Ten Books in Ten Days – The Prime of Life by Simone de Beauvoir

The Prime of Life

Andrew Grimes Griffin has challenged me to a new game: 10 Books in 10 Days, with an explanation of how the book affected your life, thought, or work. I’ll skip the work bit as that would be just too much work. Do join in if you’d like: it would be lovely to see the web full of discussions of books.

Today my choice is Simone de Beauvoir’s The Prime of Life, the second volume of her memoirs which began with Memoirs of a Dutiful Daughter: from my late teens to well into my forties I was, I wouldn’t say obsessed, but I was a constant reader of de Beauvoir’s work and I’ve read pretty much all of it, from The Second Sex to The Mandarins, to the posthumous journals, letters to Sartre etc. What I kept returning to was her memoirs: They seem to offer a gay Hispanic allophone a model for inventing a life in many dimensions: intellectual – she was always reading and seeing and commenting avidly on it all; romantically (it was all discussed; what is love? what are the parameters of an open relationship, why not marry? – it was all thought through and shaped) morally (and this in reference not only to friendships and relationships but a kind of ethics for living), politically (how to behave under occupation), her relationship with her work (she put in the hours, beavered away like a good ‘Castor’) her participation in the intellectual and artistic life of the period (or not), her quest to be free, to act responsibly, to do good. What I found enthralling and inspiring was this conscious shaping of a life and a world, one which felt out of control and alien to me, but which she offered a model of willing, differently shaping, changing. Of all the diaries, The Prime of Life, which covers her early relationship with Sartre, all of the thirties, and ends with the Liberation, was the one that I returned to over and over again for many years, largely because I was in my twenties and thirties as well when I first read and re-read it. Aside from the pleasures it gave of its own, it also introduced me to French intellectual life between the wars and after, which has remained a lifelong interest.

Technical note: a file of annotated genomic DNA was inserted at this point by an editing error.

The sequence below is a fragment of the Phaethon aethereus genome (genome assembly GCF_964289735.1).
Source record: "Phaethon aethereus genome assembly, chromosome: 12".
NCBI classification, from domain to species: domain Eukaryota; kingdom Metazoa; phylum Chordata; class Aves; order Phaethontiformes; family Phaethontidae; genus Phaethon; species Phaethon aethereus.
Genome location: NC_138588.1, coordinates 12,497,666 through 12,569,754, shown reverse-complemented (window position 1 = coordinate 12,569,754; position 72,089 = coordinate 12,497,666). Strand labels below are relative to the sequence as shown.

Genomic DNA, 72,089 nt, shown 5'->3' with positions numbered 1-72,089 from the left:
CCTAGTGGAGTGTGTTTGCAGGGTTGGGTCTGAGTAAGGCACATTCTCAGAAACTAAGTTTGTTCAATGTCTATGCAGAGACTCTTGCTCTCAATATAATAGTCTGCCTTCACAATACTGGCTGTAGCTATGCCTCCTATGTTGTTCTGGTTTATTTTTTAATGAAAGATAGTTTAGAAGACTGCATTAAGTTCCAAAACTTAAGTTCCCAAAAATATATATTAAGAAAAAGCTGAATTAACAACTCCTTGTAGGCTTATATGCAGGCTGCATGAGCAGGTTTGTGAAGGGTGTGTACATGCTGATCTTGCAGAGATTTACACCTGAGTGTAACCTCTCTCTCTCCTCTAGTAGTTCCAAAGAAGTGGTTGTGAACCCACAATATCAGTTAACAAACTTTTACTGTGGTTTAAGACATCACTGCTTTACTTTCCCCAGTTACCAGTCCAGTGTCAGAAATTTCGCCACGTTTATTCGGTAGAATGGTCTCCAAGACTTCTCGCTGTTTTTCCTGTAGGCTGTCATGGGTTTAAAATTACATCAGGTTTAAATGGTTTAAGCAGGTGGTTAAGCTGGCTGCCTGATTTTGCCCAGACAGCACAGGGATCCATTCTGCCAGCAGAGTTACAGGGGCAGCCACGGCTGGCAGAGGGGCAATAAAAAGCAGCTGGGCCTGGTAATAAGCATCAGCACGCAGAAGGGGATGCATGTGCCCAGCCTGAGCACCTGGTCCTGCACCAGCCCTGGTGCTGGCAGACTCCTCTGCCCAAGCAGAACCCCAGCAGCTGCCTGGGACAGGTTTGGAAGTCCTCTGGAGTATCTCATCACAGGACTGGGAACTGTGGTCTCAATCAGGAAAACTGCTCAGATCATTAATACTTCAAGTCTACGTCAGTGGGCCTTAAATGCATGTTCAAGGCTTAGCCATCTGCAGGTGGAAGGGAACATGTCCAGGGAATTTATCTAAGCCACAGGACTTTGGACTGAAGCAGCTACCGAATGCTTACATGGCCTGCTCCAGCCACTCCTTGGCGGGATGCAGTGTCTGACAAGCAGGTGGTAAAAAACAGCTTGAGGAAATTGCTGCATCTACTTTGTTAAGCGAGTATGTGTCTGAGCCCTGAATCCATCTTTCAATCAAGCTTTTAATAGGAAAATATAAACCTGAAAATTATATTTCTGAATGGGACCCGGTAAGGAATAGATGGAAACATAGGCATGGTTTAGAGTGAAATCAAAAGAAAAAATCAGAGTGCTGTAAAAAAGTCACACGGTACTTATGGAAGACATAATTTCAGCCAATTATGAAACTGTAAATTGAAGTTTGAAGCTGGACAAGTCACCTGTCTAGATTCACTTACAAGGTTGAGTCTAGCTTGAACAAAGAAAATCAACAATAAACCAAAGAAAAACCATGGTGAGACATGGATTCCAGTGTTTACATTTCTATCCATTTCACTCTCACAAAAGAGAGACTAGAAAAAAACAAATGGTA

José Arroyo

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